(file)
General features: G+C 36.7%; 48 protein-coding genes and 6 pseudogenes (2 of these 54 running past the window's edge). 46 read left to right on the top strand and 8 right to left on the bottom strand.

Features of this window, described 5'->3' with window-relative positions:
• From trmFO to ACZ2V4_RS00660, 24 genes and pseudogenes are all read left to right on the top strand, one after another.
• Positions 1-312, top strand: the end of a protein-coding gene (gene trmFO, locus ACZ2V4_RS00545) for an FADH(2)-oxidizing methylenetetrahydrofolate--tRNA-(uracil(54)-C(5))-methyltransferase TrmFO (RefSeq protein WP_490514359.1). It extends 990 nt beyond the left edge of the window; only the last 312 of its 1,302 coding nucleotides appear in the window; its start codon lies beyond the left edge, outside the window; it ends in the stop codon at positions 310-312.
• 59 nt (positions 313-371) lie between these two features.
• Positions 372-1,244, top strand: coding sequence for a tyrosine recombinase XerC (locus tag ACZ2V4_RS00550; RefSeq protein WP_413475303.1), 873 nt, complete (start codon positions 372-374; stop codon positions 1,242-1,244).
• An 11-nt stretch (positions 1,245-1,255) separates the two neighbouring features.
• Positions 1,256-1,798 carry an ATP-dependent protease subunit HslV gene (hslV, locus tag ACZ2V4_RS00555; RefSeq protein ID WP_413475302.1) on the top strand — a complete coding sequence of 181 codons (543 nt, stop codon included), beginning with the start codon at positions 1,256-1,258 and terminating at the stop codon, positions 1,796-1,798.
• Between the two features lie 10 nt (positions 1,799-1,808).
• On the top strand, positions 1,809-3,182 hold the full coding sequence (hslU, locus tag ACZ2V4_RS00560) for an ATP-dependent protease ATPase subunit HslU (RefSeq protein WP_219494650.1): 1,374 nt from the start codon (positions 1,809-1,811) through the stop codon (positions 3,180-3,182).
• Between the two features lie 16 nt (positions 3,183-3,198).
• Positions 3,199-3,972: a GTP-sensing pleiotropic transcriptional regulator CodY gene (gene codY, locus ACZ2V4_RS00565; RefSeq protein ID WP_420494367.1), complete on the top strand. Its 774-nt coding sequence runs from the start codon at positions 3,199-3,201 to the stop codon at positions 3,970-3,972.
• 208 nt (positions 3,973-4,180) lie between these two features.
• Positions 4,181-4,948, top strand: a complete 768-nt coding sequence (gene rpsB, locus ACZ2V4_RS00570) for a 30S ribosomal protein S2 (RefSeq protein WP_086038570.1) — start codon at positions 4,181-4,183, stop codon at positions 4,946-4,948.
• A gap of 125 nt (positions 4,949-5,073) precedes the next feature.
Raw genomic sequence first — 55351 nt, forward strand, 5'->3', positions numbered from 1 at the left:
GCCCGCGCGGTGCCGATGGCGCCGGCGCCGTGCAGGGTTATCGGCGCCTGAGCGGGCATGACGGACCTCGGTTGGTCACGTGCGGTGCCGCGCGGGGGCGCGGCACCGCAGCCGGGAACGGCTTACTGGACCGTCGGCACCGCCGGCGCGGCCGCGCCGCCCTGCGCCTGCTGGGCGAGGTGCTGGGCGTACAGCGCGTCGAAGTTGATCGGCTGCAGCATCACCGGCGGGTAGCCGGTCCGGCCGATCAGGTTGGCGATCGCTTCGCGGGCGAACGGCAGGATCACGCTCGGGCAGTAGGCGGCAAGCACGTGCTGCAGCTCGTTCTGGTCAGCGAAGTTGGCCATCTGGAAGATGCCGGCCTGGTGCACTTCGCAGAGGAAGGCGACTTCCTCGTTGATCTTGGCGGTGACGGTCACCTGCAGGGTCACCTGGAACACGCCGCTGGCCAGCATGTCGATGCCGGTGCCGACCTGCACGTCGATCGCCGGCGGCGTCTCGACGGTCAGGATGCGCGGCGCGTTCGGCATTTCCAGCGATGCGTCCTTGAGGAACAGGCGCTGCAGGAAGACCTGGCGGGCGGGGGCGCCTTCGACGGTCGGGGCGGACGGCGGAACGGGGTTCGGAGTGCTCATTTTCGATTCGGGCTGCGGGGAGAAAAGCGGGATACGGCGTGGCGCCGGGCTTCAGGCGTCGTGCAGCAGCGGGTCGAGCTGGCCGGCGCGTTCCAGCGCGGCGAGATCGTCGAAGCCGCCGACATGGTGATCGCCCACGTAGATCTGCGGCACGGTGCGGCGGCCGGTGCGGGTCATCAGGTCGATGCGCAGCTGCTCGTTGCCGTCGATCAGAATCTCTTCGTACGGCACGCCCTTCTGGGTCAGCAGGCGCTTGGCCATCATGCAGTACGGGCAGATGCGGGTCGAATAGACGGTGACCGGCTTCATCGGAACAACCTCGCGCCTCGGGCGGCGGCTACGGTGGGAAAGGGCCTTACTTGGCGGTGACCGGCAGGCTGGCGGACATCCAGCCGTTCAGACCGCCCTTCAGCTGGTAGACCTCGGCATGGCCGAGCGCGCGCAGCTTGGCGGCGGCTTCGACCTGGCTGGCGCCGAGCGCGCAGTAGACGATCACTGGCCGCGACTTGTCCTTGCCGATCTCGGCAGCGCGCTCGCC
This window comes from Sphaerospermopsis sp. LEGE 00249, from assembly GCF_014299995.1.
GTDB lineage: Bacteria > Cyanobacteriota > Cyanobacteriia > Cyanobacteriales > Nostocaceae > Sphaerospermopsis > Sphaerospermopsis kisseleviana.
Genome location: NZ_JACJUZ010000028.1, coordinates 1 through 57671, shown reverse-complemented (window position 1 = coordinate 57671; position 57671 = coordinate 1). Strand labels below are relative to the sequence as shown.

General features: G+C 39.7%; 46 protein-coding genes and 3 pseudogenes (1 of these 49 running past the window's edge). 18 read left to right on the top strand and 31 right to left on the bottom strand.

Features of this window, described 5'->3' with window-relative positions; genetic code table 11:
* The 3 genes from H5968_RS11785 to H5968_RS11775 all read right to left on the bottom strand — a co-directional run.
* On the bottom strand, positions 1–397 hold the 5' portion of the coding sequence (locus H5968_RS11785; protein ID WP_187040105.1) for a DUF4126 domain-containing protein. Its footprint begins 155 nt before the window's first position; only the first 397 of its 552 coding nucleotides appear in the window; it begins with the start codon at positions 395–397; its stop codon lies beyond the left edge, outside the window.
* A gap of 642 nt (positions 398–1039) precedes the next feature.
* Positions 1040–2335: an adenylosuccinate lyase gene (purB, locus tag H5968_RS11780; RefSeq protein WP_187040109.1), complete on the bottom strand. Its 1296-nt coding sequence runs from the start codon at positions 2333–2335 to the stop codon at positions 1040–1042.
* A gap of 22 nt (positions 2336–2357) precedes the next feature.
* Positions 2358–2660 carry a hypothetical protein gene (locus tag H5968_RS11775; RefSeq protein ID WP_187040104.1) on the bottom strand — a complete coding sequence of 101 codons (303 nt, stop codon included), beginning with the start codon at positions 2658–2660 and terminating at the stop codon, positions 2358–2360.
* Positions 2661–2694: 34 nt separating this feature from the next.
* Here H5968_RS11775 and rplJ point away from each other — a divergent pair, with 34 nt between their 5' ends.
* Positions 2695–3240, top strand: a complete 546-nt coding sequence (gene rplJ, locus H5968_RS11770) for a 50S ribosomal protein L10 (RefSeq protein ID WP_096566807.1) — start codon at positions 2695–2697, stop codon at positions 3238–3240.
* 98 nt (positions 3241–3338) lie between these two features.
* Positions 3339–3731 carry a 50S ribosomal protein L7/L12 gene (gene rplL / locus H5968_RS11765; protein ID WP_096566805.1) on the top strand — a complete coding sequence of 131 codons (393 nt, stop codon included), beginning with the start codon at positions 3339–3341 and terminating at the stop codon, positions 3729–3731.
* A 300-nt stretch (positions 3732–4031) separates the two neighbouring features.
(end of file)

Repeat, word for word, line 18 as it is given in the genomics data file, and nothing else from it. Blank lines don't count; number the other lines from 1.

This window comes from Sphaerospermopsis sp. LEGE 00249, from assembly GCF_014299995.1.